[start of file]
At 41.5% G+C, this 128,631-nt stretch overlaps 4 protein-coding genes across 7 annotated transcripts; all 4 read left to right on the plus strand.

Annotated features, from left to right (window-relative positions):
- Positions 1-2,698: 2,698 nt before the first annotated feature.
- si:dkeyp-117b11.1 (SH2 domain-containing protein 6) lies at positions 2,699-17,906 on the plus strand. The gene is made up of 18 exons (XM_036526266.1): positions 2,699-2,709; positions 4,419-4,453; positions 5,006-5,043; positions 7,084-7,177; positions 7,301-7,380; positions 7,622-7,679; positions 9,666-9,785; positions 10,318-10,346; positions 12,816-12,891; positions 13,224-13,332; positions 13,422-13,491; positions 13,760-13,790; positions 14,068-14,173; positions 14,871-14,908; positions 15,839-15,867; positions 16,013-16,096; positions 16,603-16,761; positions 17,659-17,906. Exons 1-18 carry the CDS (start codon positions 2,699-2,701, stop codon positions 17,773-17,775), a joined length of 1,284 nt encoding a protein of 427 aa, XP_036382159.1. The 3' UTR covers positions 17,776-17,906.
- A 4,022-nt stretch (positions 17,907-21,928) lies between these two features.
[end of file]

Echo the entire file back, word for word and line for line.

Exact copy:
At 41.5% G+C, this 128,631-nt stretch overlaps 4 protein-coding genes across 7 annotated transcripts; all 4 read left to right on the plus strand.

Annotated features, from left to right (window-relative positions):
- Positions 1-2,698: 2,698 nt before the first annotated feature.
- si:dkeyp-117b11.1 (SH2 domain-containing protein 6) lies at positions 2,699-17,906 on the plus strand. The gene is made up of 18 exons (XM_036526266.1): positions 2,699-2,709; positions 4,419-4,453; positions 5,006-5,043; positions 7,084-7,177; positions 7,301-7,380; positions 7,622-7,679; positions 9,666-9,785; positions 10,318-10,346; positions 12,816-12,891; positions 13,224-13,332; positions 13,422-13,491; positions 13,760-13,790; positions 14,068-14,173; positions 14,871-14,908; positions 15,839-15,867; positions 16,013-16,096; positions 16,603-16,761; positions 17,659-17,906. Exons 1-18 carry the CDS (start codon positions 2,699-2,701, stop codon positions 17,773-17,775), a joined length of 1,284 nt encoding a protein of 427 aa, XP_036382159.1. The 3' UTR covers positions 17,776-17,906.
- A 4,022-nt stretch (positions 17,907-21,928) lies between these two features.